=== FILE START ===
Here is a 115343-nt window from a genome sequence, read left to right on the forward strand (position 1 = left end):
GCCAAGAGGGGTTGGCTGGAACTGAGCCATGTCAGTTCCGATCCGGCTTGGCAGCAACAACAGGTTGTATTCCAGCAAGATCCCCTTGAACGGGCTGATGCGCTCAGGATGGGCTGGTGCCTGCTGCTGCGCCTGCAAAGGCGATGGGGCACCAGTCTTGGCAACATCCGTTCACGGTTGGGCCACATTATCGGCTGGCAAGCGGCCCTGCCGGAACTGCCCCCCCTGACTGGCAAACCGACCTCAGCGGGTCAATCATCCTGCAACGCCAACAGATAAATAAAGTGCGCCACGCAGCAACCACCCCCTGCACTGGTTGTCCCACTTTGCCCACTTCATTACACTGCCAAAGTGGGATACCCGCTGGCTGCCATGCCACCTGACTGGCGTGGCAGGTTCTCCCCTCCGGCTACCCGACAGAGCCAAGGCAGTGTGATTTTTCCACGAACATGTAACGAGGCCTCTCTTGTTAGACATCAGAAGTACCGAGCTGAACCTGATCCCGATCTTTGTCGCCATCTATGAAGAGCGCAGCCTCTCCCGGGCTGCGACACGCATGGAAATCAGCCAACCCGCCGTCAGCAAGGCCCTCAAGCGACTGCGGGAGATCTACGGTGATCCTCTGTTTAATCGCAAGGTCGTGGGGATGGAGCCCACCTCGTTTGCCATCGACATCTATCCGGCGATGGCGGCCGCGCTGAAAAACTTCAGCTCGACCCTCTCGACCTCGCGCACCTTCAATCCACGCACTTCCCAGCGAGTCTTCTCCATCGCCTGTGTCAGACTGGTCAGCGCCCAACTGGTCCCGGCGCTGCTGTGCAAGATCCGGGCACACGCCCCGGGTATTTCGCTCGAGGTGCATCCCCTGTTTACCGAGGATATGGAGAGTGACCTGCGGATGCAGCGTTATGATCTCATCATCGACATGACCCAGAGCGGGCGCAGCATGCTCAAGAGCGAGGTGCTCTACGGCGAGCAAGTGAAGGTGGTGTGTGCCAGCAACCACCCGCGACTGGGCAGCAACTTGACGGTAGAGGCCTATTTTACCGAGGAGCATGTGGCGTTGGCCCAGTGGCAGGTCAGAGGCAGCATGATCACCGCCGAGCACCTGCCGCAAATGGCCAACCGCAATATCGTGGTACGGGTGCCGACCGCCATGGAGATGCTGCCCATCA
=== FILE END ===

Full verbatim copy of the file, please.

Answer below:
Here is a 115343-nt window from a genome sequence, read left to right on the forward strand (position 1 = left end):
GCCAAGAGGGGTTGGCTGGAACTGAGCCATGTCAGTTCCGATCCGGCTTGGCAGCAACAACAGGTTGTATTCCAGCAAGATCCCCTTGAACGGGCTGATGCGCTCAGGATGGGCTGGTGCCTGCTGCTGCGCCTGCAAAGGCGATGGGGCACCAGTCTTGGCAACATCCGTTCACGGTTGGGCCACATTATCGGCTGGCAAGCGGCCCTGCCGGAACTGCCCCCCCTGACTGGCAAACCGACCTCAGCGGGTCAATCATCCTGCAACGCCAACAGATAAATAAAGTGCGCCACGCAGCAACCACCCCCTGCACTGGTTGTCCCACTTTGCCCACTTCATTACACTGCCAAAGTGGGATACCCGCTGGCTGCCATGCCACCTGACTGGCGTGGCAGGTTCTCCCCTCCGGCTACCCGACAGAGCCAAGGCAGTGTGATTTTTCCACGAACATGTAACGAGGCCTCTCTTGTTAGACATCAGAAGTACCGAGCTGAACCTGATCCCGATCTTTGTCGCCATCTATGAAGAGCGCAGCCTCTCCCGGGCTGCGACACGCATGGAAATCAGCCAACCCGCCGTCAGCAAGGCCCTCAAGCGACTGCGGGAGATCTACGGTGATCCTCTGTTTAATCGCAAGGTCGTGGGGATGGAGCCCACCTCGTTTGCCATCGACATCTATCCGGCGATGGCGGCCGCGCTGAAAAACTTCAGCTCGACCCTCTCGACCTCGCGCACCTTCAATCCACGCACTTCCCAGCGAGTCTTCTCCATCGCCTGTGTCAGACTGGTCAGCGCCCAACTGGTCCCGGCGCTGCTGTGCAAGATCCGGGCACACGCCCCGGGTATTTCGCTCGAGGTGCATCCCCTGTTTACCGAGGATATGGAGAGTGACCTGCGGATGCAGCGTTATGATCTCATCATCGACATGACCCAGAGCGGGCGCAGCATGCTCAAGAGCGAGGTGCTCTACGGCGAGCAAGTGAAGGTGGTGTGTGCCAGCAACCACCCGCGACTGGGCAGCAACTTGACGGTAGAGGCCTATTTTACCGAGGAGCATGTGGCGTTGGCCCAGTGGCAGGTCAGAGGCAGCATGATCACCGCCGAGCACCTGCCGCAAATGGCCAACCGCAATATCGTGGTACGGGTGCCGACCGCCATGGAGATGCTGCCCATCA